Washington, D.C. -- Those who were hoping that 2003 would bring
a new sense of urgency at the United Nations to liberate the world from
terrorism have been greatly disappointed. UN Secretary General Kofi Annan
has shown indifference to Iraq's refusal to cooperate with UN weapons
inspectors, while at the same time he was installing a terrorist dictator
from Libya to lead the body's Human Rights Commission.
Jacques Chirac's French government, allegedly on the take from
Iraq, and Gerhard Schroeder of Germany, who provoked anti-American
sentiments to get himself re-elected, have exploited their positions on the
Security Council to thwart U.S. efforts to separate Saddam from his weapons
of mass destruction. Earlier this week, the UN's chief weapons inspector,
Hans Blix, noted that although Iraq's cooperation was "withheld" and the
inspections were nothing more than a game of "hide and seek," he naively
holds out hope that Saddam really will cooperate if we just give him another
Thank God for George W. Bush. The president's State of the Union
address last Tuesday was a welcome dose of reality in the aftermath of the
UN's Keystone Kops routine.
Bush's ringing call for Americans to boldly confront foreign
adversaries with "focus, and clarity, and courage" is a welcome contrast to
Blix's impotent plea for Iraq to "make more effort" to comply with UN
Security Council resolutions demanding Iraqi disarmament.
George W. Bush has emerged as a statesman who does not flinch
from making tough decisions, though his critics are everywhere. Pessimistic
pundits permeate the airwaves. Congressmen carp from the sidelines, and the
French are living up to their unmanly reputation as "lovers, not fighters."
But Bush will not be deterred.
He reminded our allies that, "All free nations have a stake in
preventing sudden and catastrophic attack," but reassured America's citizens
that their security "does not depend on the decisions of others."
This is a president who understands that the American saga has
been one of great promise leavened by an awareness that liberty has not
always been a universal condition; its achievement is a historic exception
and triumph. Freedom, as America's founders understood, is maintained only
through eternal vigilance and a willingness to meet the costs of liberty.
President Ronald Reagan expressed this sentiment to Congress in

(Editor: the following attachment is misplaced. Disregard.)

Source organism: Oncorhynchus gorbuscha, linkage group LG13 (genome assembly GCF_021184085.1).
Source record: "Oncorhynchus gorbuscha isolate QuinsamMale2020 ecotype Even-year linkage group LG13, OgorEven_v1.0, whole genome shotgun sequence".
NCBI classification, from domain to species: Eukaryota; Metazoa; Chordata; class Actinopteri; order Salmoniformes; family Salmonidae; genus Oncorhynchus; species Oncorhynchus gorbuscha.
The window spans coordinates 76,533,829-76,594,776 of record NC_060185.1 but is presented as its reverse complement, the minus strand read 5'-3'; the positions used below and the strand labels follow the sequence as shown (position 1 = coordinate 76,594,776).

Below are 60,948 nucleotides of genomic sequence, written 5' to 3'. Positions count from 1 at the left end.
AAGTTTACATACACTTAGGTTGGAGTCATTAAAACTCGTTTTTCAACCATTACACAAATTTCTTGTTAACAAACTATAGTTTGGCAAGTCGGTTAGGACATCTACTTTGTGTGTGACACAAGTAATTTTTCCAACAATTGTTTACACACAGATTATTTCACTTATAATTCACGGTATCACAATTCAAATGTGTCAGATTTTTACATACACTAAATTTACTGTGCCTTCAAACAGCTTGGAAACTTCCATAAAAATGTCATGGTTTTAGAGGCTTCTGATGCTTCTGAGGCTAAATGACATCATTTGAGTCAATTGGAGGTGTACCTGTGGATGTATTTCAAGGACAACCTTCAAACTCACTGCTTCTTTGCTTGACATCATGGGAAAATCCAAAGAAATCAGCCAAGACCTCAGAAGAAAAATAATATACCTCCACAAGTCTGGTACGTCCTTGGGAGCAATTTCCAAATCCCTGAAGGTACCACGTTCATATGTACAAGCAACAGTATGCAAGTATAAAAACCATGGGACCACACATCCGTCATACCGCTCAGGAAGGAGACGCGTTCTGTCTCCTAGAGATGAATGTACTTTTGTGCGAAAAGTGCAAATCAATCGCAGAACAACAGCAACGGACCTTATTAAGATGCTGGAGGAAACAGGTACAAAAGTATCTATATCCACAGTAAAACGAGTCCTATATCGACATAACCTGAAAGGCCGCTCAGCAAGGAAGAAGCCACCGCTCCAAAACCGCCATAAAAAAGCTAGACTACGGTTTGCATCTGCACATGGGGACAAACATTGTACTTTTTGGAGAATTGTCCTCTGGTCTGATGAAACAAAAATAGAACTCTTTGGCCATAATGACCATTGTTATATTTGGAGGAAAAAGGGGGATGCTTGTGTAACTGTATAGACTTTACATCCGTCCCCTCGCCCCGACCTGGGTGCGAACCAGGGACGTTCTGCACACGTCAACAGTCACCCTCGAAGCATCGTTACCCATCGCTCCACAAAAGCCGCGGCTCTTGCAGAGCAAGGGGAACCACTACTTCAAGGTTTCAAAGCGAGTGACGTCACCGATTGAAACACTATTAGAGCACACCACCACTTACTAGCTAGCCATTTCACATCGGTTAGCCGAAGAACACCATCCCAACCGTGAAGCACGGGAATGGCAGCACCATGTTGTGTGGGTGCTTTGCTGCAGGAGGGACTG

1987, warning them to guard against the "paralysis of American power" that
too often has imperiled "the cause of world freedom."
George W.'s father understood the significance of peace. He
enlisted to fight in World War II on his 18th birthday, becoming the Navy's
youngest aviator. He later flew 58 combat missions before being shot down on
Sept. 2, 1944, over Chichi Shima in the Bonin Islands. During his career, he
fought the evils of communism from his posts as ambassador to the United
Nations, as chief liaison to communist China and as director of the CIA. He
helped Ronald Reagan bring the Soviet Union to its knees, and in a 1992
address to Congress, described the death of communism as "the biggest thing
that has happened in the world in my life: America won the Cold War."
But enemies of liberty never rest. While George Bush presided
over the Cold War victory celebrations, his son was forced to declare a war
on terrorism whose first shots were fired on his predecessor's watch, but
"The threats we face today as Americans respect no borders,"
Bill Clinton told Congress in 1996. "Think of them: terrorism, the spread of
weapons of mass destruction ... ethnic and religious hatred, aggression by
But unlike William the Zipper, who pondered issues of war and
peace in late-night pizza party rap sessions with 20-something interns in
the Oval Office, President George W. Bush intends to do more than "think"
about the threats that imperil liberty and world order. "Whatever action is
required, whenever action is necessary, I will defend the freedom and
security of the American people," he promised. Terrorists will be brought to
justice "dead or alive." Saddam Hussein will relinquish his dictatorship,
voluntarily or involuntarily, and "free people will set the course of
history," Bush declared.
Many in our media need to dust off their dictionaries and
discover that this is the definition of leadership. The American public
understands it, which was reflected in the strong approval numbers in polls
taken after his State of the Union address. And although France and Germany
still don't get it, the majority of their European colleagues do, and
expressed their commitment to Bush's leadership in an open letter printed
this week in The Wall Street Journal and leading European newspapers.
Yes, there are still those who will argue that Hans Blix and his
merry men should be given more time to prance around Baghdad, but the fact
remains that resolute action is required to confront international
aggressors and, as Bush so eloquently stated, "to confound the designs of
evil men." Fortunately, the United States finds herself led by a president
who is worthy of confronting such challenges and restoring America and the
world to peace and tranquility.